In a place called Ciudad Paraiso, mutants are being hunted down by a mysterious figure who has somehow sapped their powers.
Headmaster of the Xavier Institute and former Shadowcat, Kitty Pryde, needs someone one the case. Rogue is hanging around with the X-Men on break from the Avengers, and Kitty thinks Rogue and Gambit's strained romantic history would make them the perfect candidates to go undercover to the "mutant resort" in Ciudad Paraiso.
As is often the case, also check out Joe Glass's great review of Rogue and Gambit #1, too.
Kelly Thompson plays very well with the character relations in the X-Men here. Rogue and Gambit play off of each other well, Rogue and Kitty have a fun conversation, as do Gambit and Storm, and so do Rogue, Armor, Pixie, and Psylocke. The dialogue in this comic is greatly entertaining.
Gambit is a bit overbearing in this comic, and he is unceasingly hitting on Rogue. This is certainly the intent of the comic, but it does come off as a bit creepy. I'm not sure if that's the intent, but it does not come off as cute or romantic at all. Rogue makes it quite clear that he should back off a bit. It does come to a head in an entertaining fashion when Rogue implies that Deadpool is a better kisser than Gambit.
That's also the moment when Gambit finally lets his guard down a bit and exposes some of his insecurities. It's an overall great moment.
As entertaining as the comic is, it doesn't leave me feeling compelled to keep going through this miniseries. The Ciudad Paraiso mystery may have something compelling at its crux, but, if so, it's not shown in this issue. Rogue and Gambit may both be likable characters, but this issue gives a lot of hints that this probably won't work out. I like Gambit quite a bit, but I've never been invested in him and Rogue as a couple. This may be pointing out the obvious, but I get the impression that this comic is intended for those who are already fans of this couple. That's all well and good, but it would help if the comic made the seem especially endearing instead of Remy constantly being impervious to Mary brushing him off.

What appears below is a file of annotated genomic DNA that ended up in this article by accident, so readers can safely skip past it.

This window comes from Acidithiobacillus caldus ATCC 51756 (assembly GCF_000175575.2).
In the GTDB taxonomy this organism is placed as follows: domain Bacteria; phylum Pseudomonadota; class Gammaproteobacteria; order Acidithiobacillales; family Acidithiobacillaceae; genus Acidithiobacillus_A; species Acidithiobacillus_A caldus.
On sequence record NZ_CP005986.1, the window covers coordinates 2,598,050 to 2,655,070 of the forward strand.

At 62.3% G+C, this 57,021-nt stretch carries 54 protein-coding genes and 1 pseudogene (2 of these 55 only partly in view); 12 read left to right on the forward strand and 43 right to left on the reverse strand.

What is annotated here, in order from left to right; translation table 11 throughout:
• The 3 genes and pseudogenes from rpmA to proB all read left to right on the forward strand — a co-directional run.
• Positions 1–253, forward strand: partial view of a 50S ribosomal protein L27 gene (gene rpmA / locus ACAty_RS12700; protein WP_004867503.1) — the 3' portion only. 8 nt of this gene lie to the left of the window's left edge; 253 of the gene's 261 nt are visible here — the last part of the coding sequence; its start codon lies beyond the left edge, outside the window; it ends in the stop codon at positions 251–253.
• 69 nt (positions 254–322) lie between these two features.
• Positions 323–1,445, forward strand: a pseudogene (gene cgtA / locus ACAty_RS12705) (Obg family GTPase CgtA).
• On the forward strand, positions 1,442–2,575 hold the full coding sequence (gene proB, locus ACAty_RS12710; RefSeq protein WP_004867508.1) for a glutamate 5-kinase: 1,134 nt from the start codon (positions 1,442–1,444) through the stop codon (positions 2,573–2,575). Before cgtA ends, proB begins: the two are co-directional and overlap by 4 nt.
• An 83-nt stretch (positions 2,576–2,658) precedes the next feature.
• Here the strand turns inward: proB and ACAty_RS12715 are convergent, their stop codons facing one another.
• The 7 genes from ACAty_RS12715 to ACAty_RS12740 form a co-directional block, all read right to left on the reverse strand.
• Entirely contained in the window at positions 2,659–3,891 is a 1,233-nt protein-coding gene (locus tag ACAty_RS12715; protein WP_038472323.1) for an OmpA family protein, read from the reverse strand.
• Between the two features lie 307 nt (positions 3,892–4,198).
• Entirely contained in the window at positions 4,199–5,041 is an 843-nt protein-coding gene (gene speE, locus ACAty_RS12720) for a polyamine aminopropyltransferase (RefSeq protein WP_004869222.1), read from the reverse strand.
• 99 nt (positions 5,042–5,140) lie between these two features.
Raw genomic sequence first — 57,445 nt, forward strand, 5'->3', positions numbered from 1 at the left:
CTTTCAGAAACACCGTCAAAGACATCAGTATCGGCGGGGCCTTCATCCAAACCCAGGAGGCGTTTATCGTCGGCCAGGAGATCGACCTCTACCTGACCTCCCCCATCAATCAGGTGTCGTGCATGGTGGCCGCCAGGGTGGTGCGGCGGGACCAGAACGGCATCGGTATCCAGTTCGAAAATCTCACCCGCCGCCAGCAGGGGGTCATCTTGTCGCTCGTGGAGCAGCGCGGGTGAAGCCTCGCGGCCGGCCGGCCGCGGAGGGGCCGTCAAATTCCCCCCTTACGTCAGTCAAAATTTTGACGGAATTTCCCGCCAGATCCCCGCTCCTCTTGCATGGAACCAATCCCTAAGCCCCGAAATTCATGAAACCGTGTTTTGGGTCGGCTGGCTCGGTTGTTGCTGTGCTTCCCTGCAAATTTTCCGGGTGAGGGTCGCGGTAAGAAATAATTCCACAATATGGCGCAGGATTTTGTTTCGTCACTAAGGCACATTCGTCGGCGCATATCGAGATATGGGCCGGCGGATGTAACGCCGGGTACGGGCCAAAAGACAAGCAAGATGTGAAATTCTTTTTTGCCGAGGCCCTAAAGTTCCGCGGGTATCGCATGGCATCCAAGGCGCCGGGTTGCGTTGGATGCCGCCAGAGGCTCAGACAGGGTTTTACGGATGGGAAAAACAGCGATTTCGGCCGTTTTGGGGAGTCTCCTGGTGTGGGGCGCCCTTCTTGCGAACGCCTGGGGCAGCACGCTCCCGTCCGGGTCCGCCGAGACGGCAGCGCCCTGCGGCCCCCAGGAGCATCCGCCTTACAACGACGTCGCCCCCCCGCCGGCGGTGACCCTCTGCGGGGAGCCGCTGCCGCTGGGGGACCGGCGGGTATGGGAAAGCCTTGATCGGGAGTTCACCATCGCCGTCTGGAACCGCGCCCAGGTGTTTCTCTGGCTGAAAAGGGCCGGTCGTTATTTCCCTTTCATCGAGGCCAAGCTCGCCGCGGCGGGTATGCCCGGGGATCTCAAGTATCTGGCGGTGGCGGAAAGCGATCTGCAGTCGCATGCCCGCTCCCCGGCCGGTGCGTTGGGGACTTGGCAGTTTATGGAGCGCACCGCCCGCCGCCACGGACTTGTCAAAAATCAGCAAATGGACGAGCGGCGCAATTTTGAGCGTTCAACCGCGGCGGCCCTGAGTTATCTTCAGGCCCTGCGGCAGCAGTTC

Don't get me wrong, I have my list of beloved superhero couples: Luke Cage and Jessica Jones, Green Arrow and Black Canary, the Winter Soldier and Black Widow, even the new one, Scarlet Witch and Doctor Voodoo. However, you have to sell the reader on why these work, and this one doesn't sell me. If the intent of the comic is to show why it doesn't work, well, I actually respect that quite a bit, but that doesn't compel me to follow this to its conclusion.
Pere Perez's artwork is quite great in this comic. The characters look really good, and facial expressions are played with well. The few moments where there is a lot of action look great too. Frank D'Armata brings some popping color art that leaves the comic quite bright and appealing visually.
Rogue and Gambit #1 is an entertaining comic, and I do get what fellow reviewer Joe Glass sees in it. However, it tries to have its cake and eat it too. It's not action-heavy enough to feel like a good superhero tale, but it's not calm enough to shoot for slice-of-life. While comics like Hawkeye, Astonishing Ant-Man, and Spider Woman have managed to make that balance work in the past, this one doesn't.
If you really do like these two X-Men as a couple, then you should definitely check it out. It will likely give you exactly what you want. However, if you're looking to be sold on them as a couple, then, like myself, you probably won't get much out of it.